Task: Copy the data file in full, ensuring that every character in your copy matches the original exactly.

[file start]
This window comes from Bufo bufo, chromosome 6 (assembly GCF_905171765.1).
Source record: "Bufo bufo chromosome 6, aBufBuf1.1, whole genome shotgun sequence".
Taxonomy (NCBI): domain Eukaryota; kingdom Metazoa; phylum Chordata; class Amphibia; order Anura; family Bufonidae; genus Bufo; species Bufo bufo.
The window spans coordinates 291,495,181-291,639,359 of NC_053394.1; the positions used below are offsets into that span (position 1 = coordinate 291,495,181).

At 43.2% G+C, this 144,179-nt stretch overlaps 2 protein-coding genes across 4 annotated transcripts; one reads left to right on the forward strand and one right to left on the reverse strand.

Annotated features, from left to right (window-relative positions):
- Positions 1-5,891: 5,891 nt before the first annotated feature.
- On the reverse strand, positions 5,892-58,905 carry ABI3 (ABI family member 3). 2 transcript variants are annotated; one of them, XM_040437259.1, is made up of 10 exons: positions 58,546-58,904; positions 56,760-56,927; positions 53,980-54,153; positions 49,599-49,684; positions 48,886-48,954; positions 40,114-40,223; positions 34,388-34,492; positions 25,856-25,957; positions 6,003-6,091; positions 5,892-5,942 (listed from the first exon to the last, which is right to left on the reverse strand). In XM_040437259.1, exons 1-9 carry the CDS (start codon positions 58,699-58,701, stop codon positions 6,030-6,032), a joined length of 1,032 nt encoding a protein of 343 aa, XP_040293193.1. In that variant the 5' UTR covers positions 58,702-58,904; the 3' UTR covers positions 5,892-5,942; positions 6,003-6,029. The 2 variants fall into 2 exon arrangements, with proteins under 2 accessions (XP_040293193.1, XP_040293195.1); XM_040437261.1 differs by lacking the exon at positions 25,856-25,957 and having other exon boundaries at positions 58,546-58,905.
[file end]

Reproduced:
This window comes from Bufo bufo, chromosome 6 (assembly GCF_905171765.1).
Source record: "Bufo bufo chromosome 6, aBufBuf1.1, whole genome shotgun sequence".
Taxonomy (NCBI): domain Eukaryota; kingdom Metazoa; phylum Chordata; class Amphibia; order Anura; family Bufonidae; genus Bufo; species Bufo bufo.
The window spans coordinates 291,495,181-291,639,359 of NC_053394.1; the positions used below are offsets into that span (position 1 = coordinate 291,495,181).

At 43.2% G+C, this 144,179-nt stretch overlaps 2 protein-coding genes across 4 annotated transcripts; one reads left to right on the forward strand and one right to left on the reverse strand.

Annotated features, from left to right (window-relative positions):
- Positions 1-5,891: 5,891 nt before the first annotated feature.
- On the reverse strand, positions 5,892-58,905 carry ABI3 (ABI family member 3). 2 transcript variants are annotated; one of them, XM_040437259.1, is made up of 10 exons: positions 58,546-58,904; positions 56,760-56,927; positions 53,980-54,153; positions 49,599-49,684; positions 48,886-48,954; positions 40,114-40,223; positions 34,388-34,492; positions 25,856-25,957; positions 6,003-6,091; positions 5,892-5,942 (listed from the first exon to the last, which is right to left on the reverse strand). In XM_040437259.1, exons 1-9 carry the CDS (start codon positions 58,699-58,701, stop codon positions 6,030-6,032), a joined length of 1,032 nt encoding a protein of 343 aa, XP_040293193.1. In that variant the 5' UTR covers positions 58,702-58,904; the 3' UTR covers positions 5,892-5,942; positions 6,003-6,029. The 2 variants fall into 2 exon arrangements, with proteins under 2 accessions (XP_040293193.1, XP_040293195.1); XM_040437261.1 differs by lacking the exon at positions 25,856-25,957 and having other exon boundaries at positions 58,546-58,905.